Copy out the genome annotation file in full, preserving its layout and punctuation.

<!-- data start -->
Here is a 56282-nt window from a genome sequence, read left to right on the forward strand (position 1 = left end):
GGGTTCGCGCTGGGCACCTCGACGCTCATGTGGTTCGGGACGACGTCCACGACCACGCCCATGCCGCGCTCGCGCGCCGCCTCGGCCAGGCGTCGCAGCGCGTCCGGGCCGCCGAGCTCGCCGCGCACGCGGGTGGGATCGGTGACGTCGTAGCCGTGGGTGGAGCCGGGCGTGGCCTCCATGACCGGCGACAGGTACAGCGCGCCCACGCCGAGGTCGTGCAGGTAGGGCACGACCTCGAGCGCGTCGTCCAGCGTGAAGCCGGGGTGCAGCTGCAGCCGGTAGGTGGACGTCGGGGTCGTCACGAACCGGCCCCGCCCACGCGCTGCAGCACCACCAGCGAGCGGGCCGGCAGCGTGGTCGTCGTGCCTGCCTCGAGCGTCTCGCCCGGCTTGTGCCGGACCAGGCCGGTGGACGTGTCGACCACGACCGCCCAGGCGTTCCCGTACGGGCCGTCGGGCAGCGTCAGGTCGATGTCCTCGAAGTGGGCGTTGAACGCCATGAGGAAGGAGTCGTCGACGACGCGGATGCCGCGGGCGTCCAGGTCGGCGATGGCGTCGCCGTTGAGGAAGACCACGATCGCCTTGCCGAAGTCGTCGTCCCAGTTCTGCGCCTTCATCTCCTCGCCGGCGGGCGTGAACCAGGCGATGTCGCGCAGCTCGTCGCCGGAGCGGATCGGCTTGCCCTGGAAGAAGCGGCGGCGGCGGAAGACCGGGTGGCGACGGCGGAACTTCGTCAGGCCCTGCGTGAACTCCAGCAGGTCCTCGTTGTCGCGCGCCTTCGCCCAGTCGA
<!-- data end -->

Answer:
Here is a 56282-nt window from a genome sequence, read left to right on the forward strand (position 1 = left end):
GGGTTCGCGCTGGGCACCTCGACGCTCATGTGGTTCGGGACGACGTCCACGACCACGCCCATGCCGCGCTCGCGCGCCGCCTCGGCCAGGCGTCGCAGCGCGTCCGGGCCGCCGAGCTCGCCGCGCACGCGGGTGGGATCGGTGACGTCGTAGCCGTGGGTGGAGCCGGGCGTGGCCTCCATGACCGGCGACAGGTACAGCGCGCCCACGCCGAGGTCGTGCAGGTAGGGCACGACCTCGAGCGCGTCGTCCAGCGTGAAGCCGGGGTGCAGCTGCAGCCGGTAGGTGGACGTCGGGGTCGTCACGAACCGGCCCCGCCCACGCGCTGCAGCACCACCAGCGAGCGGGCCGGCAGCGTGGTCGTCGTGCCTGCCTCGAGCGTCTCGCCCGGCTTGTGCCGGACCAGGCCGGTGGACGTGTCGACCACGACCGCCCAGGCGTTCCCGTACGGGCCGTCGGGCAGCGTCAGGTCGATGTCCTCGAAGTGGGCGTTGAACGCCATGAGGAAGGAGTCGTCGACGACGCGGATGCCGCGGGCGTCCAGGTCGGCGATGGCGTCGCCGTTGAGGAAGACCACGATCGCCTTGCCGAAGTCGTCGTCCCAGTTCTGCGCCTTCATCTCCTCGCCGGCGGGCGTGAACCAGGCGATGTCGCGCAGCTCGTCGCCGGAGCGGATCGGCTTGCCCTGGAAGAAGCGGCGGCGGCGGAAGACCGGGTGGCGACGGCGGAACTTCGTCAGGCCCTGCGTGAACTCCAGCAGGTCCTCGTTGTCGCGCGCCTTCGCCCAGTCGA